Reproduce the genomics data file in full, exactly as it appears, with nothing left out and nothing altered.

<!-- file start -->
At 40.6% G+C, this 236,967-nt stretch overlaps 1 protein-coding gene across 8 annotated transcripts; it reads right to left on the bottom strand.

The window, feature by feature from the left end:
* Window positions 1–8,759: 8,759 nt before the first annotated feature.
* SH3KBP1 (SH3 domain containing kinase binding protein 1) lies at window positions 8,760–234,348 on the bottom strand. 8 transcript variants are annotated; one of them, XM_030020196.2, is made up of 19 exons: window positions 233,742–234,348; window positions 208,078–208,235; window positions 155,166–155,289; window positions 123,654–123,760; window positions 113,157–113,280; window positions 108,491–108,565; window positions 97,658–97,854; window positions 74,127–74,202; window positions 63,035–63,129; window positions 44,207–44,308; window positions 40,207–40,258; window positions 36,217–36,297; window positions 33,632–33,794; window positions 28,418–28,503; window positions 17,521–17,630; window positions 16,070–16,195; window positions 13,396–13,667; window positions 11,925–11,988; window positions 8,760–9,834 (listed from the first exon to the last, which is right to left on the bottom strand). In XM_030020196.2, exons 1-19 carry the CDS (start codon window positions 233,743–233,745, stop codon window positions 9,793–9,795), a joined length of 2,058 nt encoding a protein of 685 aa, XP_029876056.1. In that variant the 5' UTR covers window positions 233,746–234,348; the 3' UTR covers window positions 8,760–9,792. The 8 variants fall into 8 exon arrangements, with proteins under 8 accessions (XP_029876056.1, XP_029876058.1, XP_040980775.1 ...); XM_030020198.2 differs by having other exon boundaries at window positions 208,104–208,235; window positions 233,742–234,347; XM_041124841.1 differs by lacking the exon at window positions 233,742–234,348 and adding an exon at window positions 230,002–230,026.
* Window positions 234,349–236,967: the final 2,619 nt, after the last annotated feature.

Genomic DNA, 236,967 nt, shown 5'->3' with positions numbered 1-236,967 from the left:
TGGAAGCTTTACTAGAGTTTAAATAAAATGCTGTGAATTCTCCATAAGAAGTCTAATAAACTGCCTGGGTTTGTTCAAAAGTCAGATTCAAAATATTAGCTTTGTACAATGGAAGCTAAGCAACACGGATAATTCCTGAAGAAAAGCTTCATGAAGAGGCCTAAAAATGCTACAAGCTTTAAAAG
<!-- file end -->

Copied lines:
At 40.6% G+C, this 236,967-nt stretch overlaps 1 protein-coding gene across 8 annotated transcripts; it reads right to left on the bottom strand.

The window, feature by feature from the left end:
* Window positions 1–8,759: 8,759 nt before the first annotated feature.
* SH3KBP1 (SH3 domain containing kinase binding protein 1) lies at window positions 8,760–234,348 on the bottom strand. 8 transcript variants are annotated; one of them, XM_030020196.2, is made up of 19 exons: window positions 233,742–234,348; window positions 208,078–208,235; window positions 155,166–155,289; window positions 123,654–123,760; window positions 113,157–113,280; window positions 108,491–108,565; window positions 97,658–97,854; window positions 74,127–74,202; window positions 63,035–63,129; window positions 44,207–44,308; window positions 40,207–40,258; window positions 36,217–36,297; window positions 33,632–33,794; window positions 28,418–28,503; window positions 17,521–17,630; window positions 16,070–16,195; window positions 13,396–13,667; window positions 11,925–11,988; window positions 8,760–9,834 (listed from the first exon to the last, which is right to left on the bottom strand). In XM_030020196.2, exons 1-19 carry the CDS (start codon window positions 233,743–233,745, stop codon window positions 9,793–9,795), a joined length of 2,058 nt encoding a protein of 685 aa, XP_029876056.1. In that variant the 5' UTR covers window positions 233,746–234,348; the 3' UTR covers window positions 8,760–9,792. The 8 variants fall into 8 exon arrangements, with proteins under 8 accessions (XP_029876056.1, XP_029876058.1, XP_040980775.1 ...); XM_030020198.2 differs by having other exon boundaries at window positions 208,104–208,235; window positions 233,742–234,347; XM_041124841.1 differs by lacking the exon at window positions 233,742–234,348 and adding an exon at window positions 230,002–230,026.
* Window positions 234,349–236,967: the final 2,619 nt, after the last annotated feature.

Genomic DNA, 236,967 nt, shown 5'->3' with positions numbered 1-236,967 from the left:
TGGAAGCTTTACTAGAGTTTAAATAAAATGCTGTGAATTCTCCATAAGAAGTCTAATAAACTGCCTGGGTTTGTTCAAAAGTCAGATTCAAAATATTAGCTTTGTACAATGGAAGCTAAGCAACACGGATAATTCCTGAAGAAAAGCTTCATGAAGAGGCCTAAAAATGCTACAAGCTTTAAAAG